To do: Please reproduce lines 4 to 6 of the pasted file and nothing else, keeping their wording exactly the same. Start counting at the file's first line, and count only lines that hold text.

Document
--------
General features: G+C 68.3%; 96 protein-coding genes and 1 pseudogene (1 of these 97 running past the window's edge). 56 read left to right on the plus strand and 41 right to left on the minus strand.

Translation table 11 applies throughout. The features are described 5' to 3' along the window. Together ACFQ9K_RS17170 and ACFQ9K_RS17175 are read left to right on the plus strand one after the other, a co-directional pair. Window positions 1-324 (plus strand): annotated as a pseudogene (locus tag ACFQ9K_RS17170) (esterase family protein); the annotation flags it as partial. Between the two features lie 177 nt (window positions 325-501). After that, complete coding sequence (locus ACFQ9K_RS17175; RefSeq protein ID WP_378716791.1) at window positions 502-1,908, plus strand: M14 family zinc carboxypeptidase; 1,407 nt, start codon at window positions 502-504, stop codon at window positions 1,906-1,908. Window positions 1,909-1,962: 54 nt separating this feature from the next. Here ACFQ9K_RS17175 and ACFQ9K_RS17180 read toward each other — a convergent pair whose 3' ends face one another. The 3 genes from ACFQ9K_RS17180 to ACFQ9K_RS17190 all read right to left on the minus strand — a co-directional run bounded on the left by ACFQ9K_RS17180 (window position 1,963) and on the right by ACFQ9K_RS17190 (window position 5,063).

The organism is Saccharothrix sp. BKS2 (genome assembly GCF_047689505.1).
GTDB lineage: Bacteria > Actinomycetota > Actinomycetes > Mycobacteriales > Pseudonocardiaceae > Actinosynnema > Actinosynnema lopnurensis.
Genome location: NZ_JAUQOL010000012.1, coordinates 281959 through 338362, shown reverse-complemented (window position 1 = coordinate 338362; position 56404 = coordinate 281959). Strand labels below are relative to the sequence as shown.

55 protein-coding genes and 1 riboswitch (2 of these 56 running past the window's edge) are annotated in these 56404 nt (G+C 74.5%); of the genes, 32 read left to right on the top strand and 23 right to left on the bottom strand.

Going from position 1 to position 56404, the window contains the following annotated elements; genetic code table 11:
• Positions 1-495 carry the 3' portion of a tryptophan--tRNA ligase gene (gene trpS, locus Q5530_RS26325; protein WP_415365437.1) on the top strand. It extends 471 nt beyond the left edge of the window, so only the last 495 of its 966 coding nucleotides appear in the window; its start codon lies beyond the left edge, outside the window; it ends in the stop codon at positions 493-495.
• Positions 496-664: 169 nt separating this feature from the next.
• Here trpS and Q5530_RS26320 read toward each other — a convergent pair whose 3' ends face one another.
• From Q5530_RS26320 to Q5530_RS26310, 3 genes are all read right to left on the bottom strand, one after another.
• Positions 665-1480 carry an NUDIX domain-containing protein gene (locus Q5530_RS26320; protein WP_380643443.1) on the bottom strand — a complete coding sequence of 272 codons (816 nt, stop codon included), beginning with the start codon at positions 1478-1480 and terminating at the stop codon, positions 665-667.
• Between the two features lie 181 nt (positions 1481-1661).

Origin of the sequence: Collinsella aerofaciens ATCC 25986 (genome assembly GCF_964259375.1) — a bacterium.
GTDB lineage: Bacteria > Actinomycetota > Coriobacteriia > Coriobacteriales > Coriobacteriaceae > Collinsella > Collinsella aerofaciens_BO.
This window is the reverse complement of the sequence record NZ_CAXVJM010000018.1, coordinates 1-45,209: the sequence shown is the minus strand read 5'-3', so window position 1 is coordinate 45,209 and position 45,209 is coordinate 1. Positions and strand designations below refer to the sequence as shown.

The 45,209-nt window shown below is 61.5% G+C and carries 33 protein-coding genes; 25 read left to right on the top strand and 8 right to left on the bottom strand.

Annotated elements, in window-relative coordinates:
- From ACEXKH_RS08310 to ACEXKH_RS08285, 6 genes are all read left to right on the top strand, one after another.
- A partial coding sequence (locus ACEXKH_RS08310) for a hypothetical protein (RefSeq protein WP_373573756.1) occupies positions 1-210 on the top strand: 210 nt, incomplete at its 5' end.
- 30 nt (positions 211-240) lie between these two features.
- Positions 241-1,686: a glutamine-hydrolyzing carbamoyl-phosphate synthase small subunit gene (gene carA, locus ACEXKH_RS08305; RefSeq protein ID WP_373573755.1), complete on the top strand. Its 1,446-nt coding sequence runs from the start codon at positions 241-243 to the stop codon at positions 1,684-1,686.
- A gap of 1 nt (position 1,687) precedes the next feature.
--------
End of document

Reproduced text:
GTDB lineage: Bacteria > Actinomycetota > Actinomycetes > Mycobacteriales > Pseudonocardiaceae > Actinosynnema > Actinosynnema lopnurensis.
Genome location: NZ_JAUQOL010000012.1, coordinates 281959 through 338362, shown reverse-complemented (window position 1 = coordinate 338362; position 56404 = coordinate 281959). Strand labels below are relative to the sequence as shown.

55 protein-coding genes and 1 riboswitch (2 of these 56 running past the window's edge) are annotated in these 56404 nt (G+C 74.5%); of the genes, 32 read left to right on the top strand and 23 right to left on the bottom strand.